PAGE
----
“Yell at me later. Shut up and fight now!” she returned, winging up into the air as her own foe tried to chop off her feet. Gwyn kicked him in the face and onto his back once more, a couple of quick flicks of her wrist slicing up his wings so he stayed earthbound. Shrieking, her challenger pressed forward, trying to find an opening in her defenses. She found the one she needed in his first, parrying the slightly off-kilter thrust of his sword and slipping her own under his guard to spear him through the chest. With another shriek, the scarlet-tinted gargoyle shuddered and exploded into a fine marble mist.
Spinning to see how the rest of her family fared, she witnessed two of her brothers taking out their enemies in the same manner she had, and Godwyn struggling under the fierceness of his much larger opponent’s attack. She leapt high and landed on the attacking gargoyle’s shoulders, digging her talons in deep and grabbing hold of his wings. His assailant effectively immobilized, her brother wasted no time. He shoved his sword into the other’s heart with everything he had, and both brother and sister coughed as their foe disintegrated.
“ENOUGH!” roared Griffin with a massive kick that had his opponent’s sword flying into the night, and another that sent him sprawling into the center of the clearing. The red gargoyle struggled to his feet only to be knocked back down when his last remaining ally slammed into him, having been thrown by a seriously pissed off Gaspar. The two confederates slowly rose to stand back-to-back, watching warily as they were encircled by Gwyn and her seven siblings, their wings outstretched and creating an effective barrier to escape.
“Who are you? Why do you do this?” Griffin demanded as he stepped inside the circle.
“You do not recognize us?” the smaller of the two said.
“You are of Vermilion clan,” Gadriel stated.
“Yes,” the other confirmed. “I am Kyran and that is my brother Kedric.”
Griffin waved a hand to silence him. “That does not explain why you attack when there has been peace between the tribes for centuries, why you attack the Cobalt clan. Have we not been allies since the Uprising?”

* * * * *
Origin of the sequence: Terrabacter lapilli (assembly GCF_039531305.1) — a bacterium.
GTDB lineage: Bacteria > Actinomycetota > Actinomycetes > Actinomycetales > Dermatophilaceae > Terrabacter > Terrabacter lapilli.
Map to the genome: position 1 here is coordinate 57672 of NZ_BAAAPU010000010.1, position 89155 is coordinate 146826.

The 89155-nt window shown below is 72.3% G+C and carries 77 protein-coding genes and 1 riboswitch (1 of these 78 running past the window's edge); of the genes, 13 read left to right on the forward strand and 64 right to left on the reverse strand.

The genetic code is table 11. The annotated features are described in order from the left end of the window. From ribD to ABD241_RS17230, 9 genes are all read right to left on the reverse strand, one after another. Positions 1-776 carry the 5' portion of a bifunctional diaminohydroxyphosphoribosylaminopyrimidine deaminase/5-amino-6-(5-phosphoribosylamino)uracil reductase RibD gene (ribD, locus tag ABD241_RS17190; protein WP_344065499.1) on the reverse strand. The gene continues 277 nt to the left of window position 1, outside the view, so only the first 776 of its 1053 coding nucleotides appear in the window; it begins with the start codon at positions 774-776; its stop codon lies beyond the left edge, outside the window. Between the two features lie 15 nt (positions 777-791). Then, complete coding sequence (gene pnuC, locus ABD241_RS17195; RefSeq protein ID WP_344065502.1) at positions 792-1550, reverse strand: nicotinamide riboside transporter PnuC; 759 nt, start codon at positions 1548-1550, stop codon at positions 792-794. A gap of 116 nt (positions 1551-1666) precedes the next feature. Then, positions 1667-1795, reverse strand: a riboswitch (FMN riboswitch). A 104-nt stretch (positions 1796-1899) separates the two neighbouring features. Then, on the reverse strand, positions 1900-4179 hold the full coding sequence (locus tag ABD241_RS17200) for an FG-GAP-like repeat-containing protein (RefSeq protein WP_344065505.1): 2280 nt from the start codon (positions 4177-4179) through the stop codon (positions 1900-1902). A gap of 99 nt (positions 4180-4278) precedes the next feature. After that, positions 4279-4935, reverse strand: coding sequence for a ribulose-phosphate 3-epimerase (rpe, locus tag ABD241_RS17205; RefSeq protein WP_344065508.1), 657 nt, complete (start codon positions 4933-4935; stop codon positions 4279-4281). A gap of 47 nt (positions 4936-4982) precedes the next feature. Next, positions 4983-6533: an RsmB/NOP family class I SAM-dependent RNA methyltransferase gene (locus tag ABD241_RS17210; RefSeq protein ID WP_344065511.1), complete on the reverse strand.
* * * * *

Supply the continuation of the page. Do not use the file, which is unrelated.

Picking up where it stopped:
The two brothers snorted, and Kedric spat. “Allies, indeed. Where were you when our women and children were being slaughtered while we were patrolling our territory? We called for you, and you did not come!”
Griffin grabbed Kedric by the throat, and Kyran cowered, trying to be as invisible as possible. Gwyn and her siblings tensed, knowing their eldest brother’s unpredictable temper. “Do not tell me lies, scarlet one. We received no summons, no warnings.” He leaned closer. “Who said we had been called and failed to come?”
“Our father,” whispered Kyran. Griffin thrust Kedric away, Gadriel and Gavyn grabbing hold of him, and turned to the younger sibling.
“And who is your father?”
Griffin hissed, and the sound sent shivers skittering down Gwyn’s spine. Spinning back to Kedric, he spoke low and hard, his sword resting against the smaller gargoyle’s neck. “Kagan lied to you, young one. All he does is lie. It is those lies that betrayed the allied clans to the enemy during the Uprising, and cost our father and our mother their lives. Now he lies again in an attempt to destroy what remains of my family, and cost you warriors you cannot spare. Why he does this I do not know, but if he wishes to pursue this insanity further, you tell him to face me himself.”
Nodding to Gadriel and Gavyn, they released their captive. The scarlet brothers backed away, taking to the air and headed east toward the northern counties.
Gwyn and her siblings sheathed their weapons, and she walked over to where the shield orb sat. Depressing the switch, she deactivated it before tossing it to Gregor. Griffin motioned for them to get airborne, and she waited with him until all were safely away.
As they followed, Gwyn asked softly, “Do you think Kagan will come?”
Her brother glanced at her, his expression unreadable. “I hope not.”
“Splendid,” she muttered as they rose into the air.
~ The End ~
© 2014 Nicole A Bossard